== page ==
Earlier today, Wisconsin’s senate passed several Republican-authored abortion bills.
The bills would, among other things, prohibit abortions based on the race of the fetus or any disabilities it may have, defund abortion providers by mostly barring them from participation in medicaid and set new reporting standards for abortion providers.
Medical facilities are already required to report abortion data to the state’s Department of Health Services — but that information is essentially anonymized, and can’t be traced back to a single provider. The proposed legislation would eliminate that anonymity.
Sen. Chris Larson, a Democrat from Milwaukee, says that could place providers and patients in the crosshairs of far-right activists and domestic terrorists.
“You guys want a list of where abortions are performed in the state of Wisconsin,” Larson said. “You want to have a list and you want it made public. What the heck does that have to do with protecting women? What the heck does that have to do with protecting anybody — other than making it that much easier for protesters and the domestic terrorists that hide in their midst to attack doctors and women.”
All of the abortion bills passed along a party-line vote, with all Democrats in opposition and all Republicans in favor. They face a near-certain veto from Governor Tony Evers — which Sen. Kelda Roys, a Democrat from Madison, pointed out today.
“What’s happening today with these anti-choice bills is deeply cynical,” she said. “Because we know that none of these bills are going to become law. We’re not making law here today, all we’re trying to do is hype up the conservative base before an election and try to put the governor in a tough spot. But we know he’s going to veto these.”
In response to the Republican-backed legislation, Roys and her Democratic colleagues have floated a counter-proposal dubbed the RESPECT act. The bill would streamline access to abortion and reproductive care by revoking several laws enacted by Republicans in recent years — and it faces long odds in the Republican-held legislature.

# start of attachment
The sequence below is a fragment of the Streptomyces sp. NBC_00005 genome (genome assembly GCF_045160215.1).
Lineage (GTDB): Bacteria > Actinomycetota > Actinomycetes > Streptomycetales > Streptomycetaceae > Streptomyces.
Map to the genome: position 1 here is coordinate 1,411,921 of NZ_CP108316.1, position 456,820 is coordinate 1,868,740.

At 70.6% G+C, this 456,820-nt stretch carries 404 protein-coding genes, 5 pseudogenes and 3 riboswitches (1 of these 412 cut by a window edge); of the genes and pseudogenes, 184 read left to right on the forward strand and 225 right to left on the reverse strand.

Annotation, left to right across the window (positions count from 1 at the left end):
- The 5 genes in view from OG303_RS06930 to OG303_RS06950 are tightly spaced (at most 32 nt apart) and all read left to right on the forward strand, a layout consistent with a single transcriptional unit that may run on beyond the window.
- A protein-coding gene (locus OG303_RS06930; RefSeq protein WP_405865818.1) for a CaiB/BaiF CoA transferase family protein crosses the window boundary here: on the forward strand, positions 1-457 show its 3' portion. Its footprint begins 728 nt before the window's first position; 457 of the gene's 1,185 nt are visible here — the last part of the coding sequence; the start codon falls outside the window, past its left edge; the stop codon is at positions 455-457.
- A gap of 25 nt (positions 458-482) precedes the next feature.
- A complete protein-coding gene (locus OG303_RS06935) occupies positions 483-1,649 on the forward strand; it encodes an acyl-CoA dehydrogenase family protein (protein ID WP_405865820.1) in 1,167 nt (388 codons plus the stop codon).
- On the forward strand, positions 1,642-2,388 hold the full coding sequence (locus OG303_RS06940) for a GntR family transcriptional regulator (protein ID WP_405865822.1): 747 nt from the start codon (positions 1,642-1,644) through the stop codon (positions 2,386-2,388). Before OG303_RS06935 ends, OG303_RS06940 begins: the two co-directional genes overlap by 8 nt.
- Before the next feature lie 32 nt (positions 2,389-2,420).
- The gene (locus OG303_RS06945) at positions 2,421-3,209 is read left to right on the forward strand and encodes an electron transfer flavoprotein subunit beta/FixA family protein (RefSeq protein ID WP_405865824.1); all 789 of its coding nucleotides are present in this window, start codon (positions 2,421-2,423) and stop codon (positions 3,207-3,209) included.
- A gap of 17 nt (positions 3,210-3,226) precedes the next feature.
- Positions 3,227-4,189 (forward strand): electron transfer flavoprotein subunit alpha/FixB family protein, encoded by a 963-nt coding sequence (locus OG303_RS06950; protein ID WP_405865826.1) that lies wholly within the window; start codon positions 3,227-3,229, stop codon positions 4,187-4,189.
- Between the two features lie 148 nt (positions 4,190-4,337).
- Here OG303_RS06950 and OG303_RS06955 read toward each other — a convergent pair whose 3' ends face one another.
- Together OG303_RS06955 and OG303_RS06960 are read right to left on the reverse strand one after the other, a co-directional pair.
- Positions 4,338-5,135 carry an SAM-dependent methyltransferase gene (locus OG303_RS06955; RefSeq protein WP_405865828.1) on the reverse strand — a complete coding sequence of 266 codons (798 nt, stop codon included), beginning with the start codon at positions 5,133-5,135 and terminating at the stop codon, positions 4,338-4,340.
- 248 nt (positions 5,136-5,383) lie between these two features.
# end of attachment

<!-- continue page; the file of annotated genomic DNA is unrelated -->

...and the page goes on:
“We should take up the RESPECT act, which was just introduced earlier this week, to help ensure that politicians don’t dictate what doctors say to patients, but that doctors themselves are the ones providing individual, patient-centered care — as is the cornerstone of the informed consent process,” Roys said today.
Wisconsin’s informed consent policies require abortion providers to supply certain information at least 24 hours before an abortion is performed.
One of the Republican’s bills would require providers to give additional information that would “inform a woman about the possibilities of continuing a pregnancy after ingesting an abortion-inducing drug.”
Senator Chris Kapenga, of Delafield, was the sole Republican who spoke in favor of the bills today.
“What we’re doing here is making sure that a woman has the best information she can, so if she makes the decision to say, after the first pill that’s taken in a chemical abortion — if she chooses not to take the second pill, it’s more information so she can make a better-informed decision and she knows that she can continue the pregnancy if she chooses,” Kapenga said.
The Republican-authored abortion bills are awaiting a final vote in the Assembly, before heading to Governor Tony Evers. According to the Associated Press, Evers vetoed an identical package of legislation last session.
Also today, the Senate approved a bill that seeks to address a recent spike in catalytic converter thefts and a bill expanding permitted work hours for kids under 16 during the summer.
Photo by Jonah Chester for WORT-FM